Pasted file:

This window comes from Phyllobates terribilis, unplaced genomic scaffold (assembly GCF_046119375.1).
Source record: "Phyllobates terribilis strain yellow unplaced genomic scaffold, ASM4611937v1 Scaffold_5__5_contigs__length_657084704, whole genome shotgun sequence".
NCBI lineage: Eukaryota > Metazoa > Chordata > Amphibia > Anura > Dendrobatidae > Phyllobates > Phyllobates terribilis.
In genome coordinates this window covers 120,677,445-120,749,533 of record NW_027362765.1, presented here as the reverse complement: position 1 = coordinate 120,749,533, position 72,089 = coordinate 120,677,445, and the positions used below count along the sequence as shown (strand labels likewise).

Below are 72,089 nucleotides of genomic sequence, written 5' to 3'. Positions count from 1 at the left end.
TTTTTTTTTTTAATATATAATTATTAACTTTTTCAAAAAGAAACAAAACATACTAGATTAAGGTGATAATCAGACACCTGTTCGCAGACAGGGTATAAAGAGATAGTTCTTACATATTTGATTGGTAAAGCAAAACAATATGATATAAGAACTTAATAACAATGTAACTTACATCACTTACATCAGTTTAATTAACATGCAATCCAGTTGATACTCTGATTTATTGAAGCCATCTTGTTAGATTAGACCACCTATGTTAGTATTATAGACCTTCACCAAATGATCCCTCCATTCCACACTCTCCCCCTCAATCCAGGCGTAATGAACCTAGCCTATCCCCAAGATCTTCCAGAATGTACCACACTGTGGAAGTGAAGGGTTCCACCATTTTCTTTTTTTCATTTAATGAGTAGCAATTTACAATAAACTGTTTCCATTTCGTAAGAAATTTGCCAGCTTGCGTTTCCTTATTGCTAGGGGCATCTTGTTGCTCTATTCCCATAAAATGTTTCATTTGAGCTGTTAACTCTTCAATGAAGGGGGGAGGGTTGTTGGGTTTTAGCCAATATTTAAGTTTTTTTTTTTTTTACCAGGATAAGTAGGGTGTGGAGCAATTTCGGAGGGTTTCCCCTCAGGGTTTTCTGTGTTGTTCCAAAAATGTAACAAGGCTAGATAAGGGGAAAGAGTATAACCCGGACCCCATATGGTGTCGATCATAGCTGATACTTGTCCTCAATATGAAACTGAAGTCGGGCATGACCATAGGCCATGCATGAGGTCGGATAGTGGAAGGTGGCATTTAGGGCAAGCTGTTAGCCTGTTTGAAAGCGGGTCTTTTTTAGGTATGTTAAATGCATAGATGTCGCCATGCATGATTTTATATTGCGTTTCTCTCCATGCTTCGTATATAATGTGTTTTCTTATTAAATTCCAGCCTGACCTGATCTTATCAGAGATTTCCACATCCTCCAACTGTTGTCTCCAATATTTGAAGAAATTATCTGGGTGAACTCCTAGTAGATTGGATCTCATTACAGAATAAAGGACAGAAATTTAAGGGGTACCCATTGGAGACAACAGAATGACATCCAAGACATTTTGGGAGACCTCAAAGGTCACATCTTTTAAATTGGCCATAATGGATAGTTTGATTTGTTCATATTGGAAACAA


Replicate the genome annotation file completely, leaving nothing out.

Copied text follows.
This window comes from Phyllobates terribilis, unplaced genomic scaffold (assembly GCF_046119375.1).
Source record: "Phyllobates terribilis strain yellow unplaced genomic scaffold, ASM4611937v1 Scaffold_5__5_contigs__length_657084704, whole genome shotgun sequence".
NCBI lineage: Eukaryota > Metazoa > Chordata > Amphibia > Anura > Dendrobatidae > Phyllobates > Phyllobates terribilis.
In genome coordinates this window covers 120,677,445-120,749,533 of record NW_027362765.1, presented here as the reverse complement: position 1 = coordinate 120,749,533, position 72,089 = coordinate 120,677,445, and the positions used below count along the sequence as shown (strand labels likewise).

Below are 72,089 nucleotides of genomic sequence, written 5' to 3'. Positions count from 1 at the left end.
TTTTTTTTTTTAATATATAATTATTAACTTTTTCAAAAAGAAACAAAACATACTAGATTAAGGTGATAATCAGACACCTGTTCGCAGACAGGGTATAAAGAGATAGTTCTTACATATTTGATTGGTAAAGCAAAACAATATGATATAAGAACTTAATAACAATGTAACTTACATCACTTACATCAGTTTAATTAACATGCAATCCAGTTGATACTCTGATTTATTGAAGCCATCTTGTTAGATTAGACCACCTATGTTAGTATTATAGACCTTCACCAAATGATCCCTCCATTCCACACTCTCCCCCTCAATCCAGGCGTAATGAACCTAGCCTATCCCCAAGATCTTCCAGAATGTACCACACTGTGGAAGTGAAGGGTTCCACCATTTTCTTTTTTTCATTTAATGAGTAGCAATTTACAATAAACTGTTTCCATTTCGTAAGAAATTTGCCAGCTTGCGTTTCCTTATTGCTAGGGGCATCTTGTTGCTCTATTCCCATAAAATGTTTCATTTGAGCTGTTAACTCTTCAATGAAGGGGGGAGGGTTGTTGGGTTTTAGCCAATATTTAAGTTTTTTTTTTTTTTACCAGGATAAGTAGGGTGTGGAGCAATTTCGGAGGGTTTCCCCTCAGGGTTTTCTGTGTTGTTCCAAAAATGTAACAAGGCTAGATAAGGGGAAAGAGTATAACCCGGACCCCATATGGTGTCGATCATAGCTGATACTTGTCCTCAATATGAAACTGAAGTCGGGCATGACCATAGGCCATGCATGAGGTCGGATAGTGGAAGGTGGCATTTAGGGCAAGCTGTTAGCCTGTTTGAAAGCGGGTCTTTTTTAGGTATGTTAAATGCATAGATGTCGCCATGCATGATTTTATATTGCGTTTCTCTCCATGCTTCGTATATAATGTGTTTTCTTATTAAATTCCAGCCTGACCTGATCTTATCAGAGATTTCCACATCCTCCAACTGTTGTCTCCAATATTTGAAGAAATTATCTGGGTGAACTCCTAGTAGATTGGATCTCATTACAGAATAAAGGACAGAAATTTAAGGGGTACCCATTGGAGACAACAGAATGACATCCAAGACATTTTGGGAGACCTCAAAGGTCACATCTTTTAAATTGGCCATAATGGATAGTTTGATTTGTTCATATTGGAAACAA